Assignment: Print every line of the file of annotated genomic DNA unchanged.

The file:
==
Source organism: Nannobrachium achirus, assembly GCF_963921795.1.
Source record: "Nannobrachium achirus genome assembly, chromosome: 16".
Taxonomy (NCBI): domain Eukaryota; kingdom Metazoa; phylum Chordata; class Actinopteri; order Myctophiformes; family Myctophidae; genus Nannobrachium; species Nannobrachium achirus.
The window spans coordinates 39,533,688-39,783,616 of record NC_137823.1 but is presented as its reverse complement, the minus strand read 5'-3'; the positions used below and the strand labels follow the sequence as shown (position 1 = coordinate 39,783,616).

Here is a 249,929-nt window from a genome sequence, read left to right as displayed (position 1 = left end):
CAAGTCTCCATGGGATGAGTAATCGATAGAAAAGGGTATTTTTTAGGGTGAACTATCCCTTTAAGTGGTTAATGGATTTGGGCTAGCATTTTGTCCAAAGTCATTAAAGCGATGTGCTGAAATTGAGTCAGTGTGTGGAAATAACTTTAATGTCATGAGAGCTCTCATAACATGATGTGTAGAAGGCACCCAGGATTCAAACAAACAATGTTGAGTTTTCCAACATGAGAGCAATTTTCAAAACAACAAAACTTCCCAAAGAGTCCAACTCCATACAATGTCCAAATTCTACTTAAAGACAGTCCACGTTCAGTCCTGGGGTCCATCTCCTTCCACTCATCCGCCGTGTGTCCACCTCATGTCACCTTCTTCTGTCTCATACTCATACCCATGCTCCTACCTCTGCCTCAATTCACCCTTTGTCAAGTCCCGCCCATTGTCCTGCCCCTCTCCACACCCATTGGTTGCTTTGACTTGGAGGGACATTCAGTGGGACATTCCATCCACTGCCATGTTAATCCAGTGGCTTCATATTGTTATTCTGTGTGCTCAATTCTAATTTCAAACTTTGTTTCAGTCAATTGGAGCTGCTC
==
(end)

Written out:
Source organism: Nannobrachium achirus, assembly GCF_963921795.1.
Source record: "Nannobrachium achirus genome assembly, chromosome: 16".
Taxonomy (NCBI): domain Eukaryota; kingdom Metazoa; phylum Chordata; class Actinopteri; order Myctophiformes; family Myctophidae; genus Nannobrachium; species Nannobrachium achirus.
The window spans coordinates 39,533,688-39,783,616 of record NC_137823.1 but is presented as its reverse complement, the minus strand read 5'-3'; the positions used below and the strand labels follow the sequence as shown (position 1 = coordinate 39,783,616).

Here is a 249,929-nt window from a genome sequence, read left to right as displayed (position 1 = left end):
CAAGTCTCCATGGGATGAGTAATCGATAGAAAAGGGTATTTTTTAGGGTGAACTATCCCTTTAAGTGGTTAATGGATTTGGGCTAGCATTTTGTCCAAAGTCATTAAAGCGATGTGCTGAAATTGAGTCAGTGTGTGGAAATAACTTTAATGTCATGAGAGCTCTCATAACATGATGTGTAGAAGGCACCCAGGATTCAAACAAACAATGTTGAGTTTTCCAACATGAGAGCAATTTTCAAAACAACAAAACTTCCCAAAGAGTCCAACTCCATACAATGTCCAAATTCTACTTAAAGACAGTCCACGTTCAGTCCTGGGGTCCATCTCCTTCCACTCATCCGCCGTGTGTCCACCTCATGTCACCTTCTTCTGTCTCATACTCATACCCATGCTCCTACCTCTGCCTCAATTCACCCTTTGTCAAGTCCCGCCCATTGTCCTGCCCCTCTCCACACCCATTGGTTGCTTTGACTTGGAGGGACATTCAGTGGGACATTCCATCCACTGCCATGTTAATCCAGTGGCTTCATATTGTTATTCTGTGTGCTCAATTCTAATTTCAAACTTTGTTTCAGTCAATTGGAGCTGCTC